As the UK tries to prevent a second wave of coronavirus, over in the US they’re still trying to put a lid on the first.
The situation is becoming increasingly dire by the day and the number of deaths from Covid-19 is beginning to reflect the massive surge in infections seen in recent weeks.
Compounding the crisis are a president still doing his best not to acknowledge anything is wrong, and an economy in tatters.
Here are nine charts that show just how bad things are right now.
First let’s look at the global level and the rather straightforward fact that the US has more confirmed cases of coronavirus than any other country.
This is nonsense for two reasons. Firstly, just because you don’t confirm a case of coronavirus by testing, doesn’t mean it stops existing.
And secondly, the percentage of people testing positive out of all those being tested is increasing rapidly, a sure sign the virus is spreading.
2) Where those cases are appearing
In the early days of the pandemic, US states on the east coast were ravaged while elsewhere infection remained low.
This is no longer the case with only a handful of states now reporting fewer than 10,000 cases.
3) When those cases appeared
While the total number of cases is alarming, the timing of them is even more so. While regions that were hotspots at the beginning of the pandemic such as New York State have seen a reduction of cases, this has been massively outweighed by the number of new infections across the rest of the country.
The US shattered its daily record for coronavirus infections on Thursday, reporting more than 77,000 new cases – amply demonstrating the country has failed to contain the first wave even as the threat of a second looms large.
On Friday another 70,674 new infections were reported across the country.
The US has the highest death toll of any country – although, measured per capita, the UK, Spain, Italy, Sweden and France still have more. But when looking at daily fatalities, the numbers paint a far more worrying picture than in any of those countries.
During the peak of the crisis in April, the US was reporting more than 2,000 deaths every day. Since then, the number has reduced – but, because of the lag between people catching the disease and dying from it, it is now moving upwards again.
The very real concern is that in the coming days the daily death toll will reflect the rise in infections and spike dramatically.
As well as presenting an unprecedented humanitarian crisis, the coronavirus pandemic also presents Trump with an unprecedented economic crisis, both of which he is attempting to downplay.
The president has only tweeted once to express sadness over the death toll in the US.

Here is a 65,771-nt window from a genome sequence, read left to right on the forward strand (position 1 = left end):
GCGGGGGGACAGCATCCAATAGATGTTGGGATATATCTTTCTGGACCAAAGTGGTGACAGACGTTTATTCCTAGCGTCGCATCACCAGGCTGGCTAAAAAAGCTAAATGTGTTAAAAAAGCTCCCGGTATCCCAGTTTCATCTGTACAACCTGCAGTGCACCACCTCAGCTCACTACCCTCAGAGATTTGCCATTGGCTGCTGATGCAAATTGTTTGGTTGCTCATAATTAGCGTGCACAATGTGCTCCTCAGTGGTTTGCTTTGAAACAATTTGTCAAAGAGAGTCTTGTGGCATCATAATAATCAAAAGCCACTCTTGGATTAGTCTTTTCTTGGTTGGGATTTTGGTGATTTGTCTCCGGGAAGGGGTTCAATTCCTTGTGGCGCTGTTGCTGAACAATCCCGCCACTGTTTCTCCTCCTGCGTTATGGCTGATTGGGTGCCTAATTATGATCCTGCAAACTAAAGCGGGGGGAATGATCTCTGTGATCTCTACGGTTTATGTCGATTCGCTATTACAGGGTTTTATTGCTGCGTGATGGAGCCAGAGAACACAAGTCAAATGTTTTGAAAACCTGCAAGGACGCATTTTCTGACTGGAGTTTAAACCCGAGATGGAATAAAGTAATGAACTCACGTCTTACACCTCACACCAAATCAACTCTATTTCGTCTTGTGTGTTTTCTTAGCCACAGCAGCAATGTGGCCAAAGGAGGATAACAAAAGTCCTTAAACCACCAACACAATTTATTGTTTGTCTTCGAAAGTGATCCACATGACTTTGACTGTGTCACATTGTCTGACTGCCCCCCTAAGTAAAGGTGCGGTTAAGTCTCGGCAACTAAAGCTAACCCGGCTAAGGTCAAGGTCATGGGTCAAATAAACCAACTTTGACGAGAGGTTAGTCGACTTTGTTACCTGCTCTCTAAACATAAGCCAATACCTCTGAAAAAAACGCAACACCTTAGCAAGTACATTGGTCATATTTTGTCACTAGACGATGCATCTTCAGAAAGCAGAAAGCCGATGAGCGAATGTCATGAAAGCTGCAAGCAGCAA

Meanwhile, he has tweeted positively about the economy 37 times since the beginning of June.
This is for one simple reason – his re-election hinges upon it. Hampering the economy and therefore his chances of reelection are the lockdowns in place across the US.
Trump has aggressively pushed for states to reopen as quickly as possible but it’s up to the governors of those states, not the White House.
And with the south of the country facing a resurgence in cases, many states have not only paused the plan to end restrictions – most are actually reversing, and reimposing lockdowns.
6) The economy
Despite Trump’s positive spin on US economic performance, the country has taken a battering and a recovery is way off.
Although it has been falling since May, unemployment is still at a massive 11.1%. Trump has repeatedly trumpeted the jobs added without adding the context of the overall drop.
What this means for the average American is that nearly half of all households have had their incomes negatively affected by the pandemic.
7) Mental health
The pandemic has not only taken a physical toll on those infected with the disease. It has hit the mental health of an even wider segment of the US population.
A recent survey showed a massive surge in the number of Americans reporting symptoms of anxiety and/or depression compared to last year.
8) American pride
For decades, American pride has been – for better or worse – the fuel of western civilisation.
While on the decline in recent years, it has taken a huge knock in 2020.
9) The election
The botched response to the pandemic, the huge death toll and the economic damage has been devastating for Trump.
Despite being largely confined to his home, his Democratic opponent Joe Biden is currently trouncing him in the polls.
The United States recorded a total of at least 70,674 new Covid-19 infections on Friday after climbing by a record 77,499 a day earlier, the largest increase posted by any country since the pandemic started, according to a Reuters tally.
US deaths on Friday rose by at least 912, the fourth day in a row that fatalities have exceeded 900 a day.